Being at university, I’m surrounded by enthusiastic students who all want to go out in the world and ‘make a difference.’ So many of my friends and peers are discussing big and challenging charitable activities, such as flying out to Thailand or some other far off country to help the community in some way or another. These sorts of ventures would most certainly be life changing and honourable for those who undertake them, I’m even planning to do one myself in the future. However for many, such trips are just not feasible for various reasons (such as money or lack of confidence etc.). So today, I wanted to talk about just one of the many ways in which we can make a difference locally and how these experiences can change both us and those we reach out to.
At age sixteen I was desperate to go out into the world and make this so called ‘change.’ Although, being of school age meant that I couldn’t just hop on a plane to a developing country and help a far away village find water or build a school (excuse the stereotyping). Instead, I began to volunteer in a local centre for children with disabilities and what I found was staggering:
There are so many wonderful and unique children and families on our door step who just do not get the support they need. Even the help of sixteen year old me could make a massive difference.
The centre ran various different types of sessions to help these children, but I especially loved the Hydro Baths. Once a week we would take a small group of children with Down Syndrome, Autism, mobility problems, etc, down to Hydro. The baths are quite literally what they sound like- a swimming pool with disabled facilities and bath temperature water.
The children, accompanied by a parent, could have fun learning to swim in a comfortable pool environment. One of the centre’s volunteers would oversee the session but unfortunately, spent a lot of time just chatting with the pool’s life guard. I couldn’t understand how this volunteer could just sit there and not want to get actively involved with such amazing and inspiring children
During my first session, I became especially taken with a six year old boy, who for the purposes of this blog we will call George. George, without being aware of it, had a severe mobility problem. Whilst only mildly affecting him in childhood, this disorder would grow gradually worse, eventually leaving him bed bound. For now, the Hydro Pool would do him a world of good to help ease his muscle and joint inflammation. There was just one problem… George could not swim.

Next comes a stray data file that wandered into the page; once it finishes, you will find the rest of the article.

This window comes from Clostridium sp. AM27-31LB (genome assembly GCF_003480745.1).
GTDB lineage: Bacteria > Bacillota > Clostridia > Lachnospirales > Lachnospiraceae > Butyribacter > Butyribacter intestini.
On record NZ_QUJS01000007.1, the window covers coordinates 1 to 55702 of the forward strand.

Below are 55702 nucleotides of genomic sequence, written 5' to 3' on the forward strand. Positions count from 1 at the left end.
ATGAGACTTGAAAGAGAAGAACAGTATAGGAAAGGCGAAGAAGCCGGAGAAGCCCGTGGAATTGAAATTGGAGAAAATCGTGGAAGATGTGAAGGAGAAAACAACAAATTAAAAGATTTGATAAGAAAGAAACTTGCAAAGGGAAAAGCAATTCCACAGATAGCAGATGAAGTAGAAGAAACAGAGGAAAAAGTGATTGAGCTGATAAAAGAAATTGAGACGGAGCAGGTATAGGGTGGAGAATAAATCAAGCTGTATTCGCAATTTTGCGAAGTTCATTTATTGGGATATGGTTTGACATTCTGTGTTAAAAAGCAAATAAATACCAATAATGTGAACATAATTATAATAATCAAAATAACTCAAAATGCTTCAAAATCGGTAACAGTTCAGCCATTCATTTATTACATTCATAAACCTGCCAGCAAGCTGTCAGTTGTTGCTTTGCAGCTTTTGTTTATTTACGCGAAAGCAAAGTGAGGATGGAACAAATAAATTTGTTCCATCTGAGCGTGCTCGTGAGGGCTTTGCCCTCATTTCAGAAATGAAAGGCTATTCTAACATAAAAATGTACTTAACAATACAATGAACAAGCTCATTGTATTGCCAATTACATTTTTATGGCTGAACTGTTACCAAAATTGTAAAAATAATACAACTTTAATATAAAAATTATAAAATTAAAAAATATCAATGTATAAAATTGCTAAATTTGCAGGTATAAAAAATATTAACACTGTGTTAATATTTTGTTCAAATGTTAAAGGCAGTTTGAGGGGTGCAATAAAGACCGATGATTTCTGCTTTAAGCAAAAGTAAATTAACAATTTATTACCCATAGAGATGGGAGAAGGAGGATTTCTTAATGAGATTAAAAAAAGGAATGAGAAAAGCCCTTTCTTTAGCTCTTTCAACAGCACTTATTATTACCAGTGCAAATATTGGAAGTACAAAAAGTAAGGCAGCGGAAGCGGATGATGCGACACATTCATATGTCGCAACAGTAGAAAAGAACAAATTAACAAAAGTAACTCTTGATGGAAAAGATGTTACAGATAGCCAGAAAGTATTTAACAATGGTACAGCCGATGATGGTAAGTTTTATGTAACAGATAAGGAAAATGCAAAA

During my first session, I began to verbally encourage George to take more than two steps into the pool. By the end of this session, I sat, jeans rolled up and legs dangling in the water whilst I tried my best to support George from the edge of the pool. I eventually had the nervous little boy swimming with a pair of armbands.
I asked the volunteer who was overseeing the session if next time I could bring a swimming costume and get into the pool with the children. She looked confused and didn’t understand why I would want to do such a thing, but agreed that I could if I ‘really wanted.’
The next week I did exactly that and a few sessions later I had taught George to swim unaided- even getting him diving for sinkers at the bottom of the pool. His father asked me ‘how long have you been doing this sort of work?’ When I told him I had no background or education in this area he looked stunned. It was at that moment that I realised, sometimes enthusiasm, attention and support is all these kids need.
Later, George’s parents came to see me. They informed me that because of his new found confidence in swimming, he had gained a new confidence in his life in general. The little boy had even joined a child’s modelling agency and been offered his first job. This job involved him having to be able to swim for a television advert.
My presence clearly made a difference down at the Hydro Pool so I encourage you all, no matter what age, background or qualification, to get out there too. Go out and make a splash.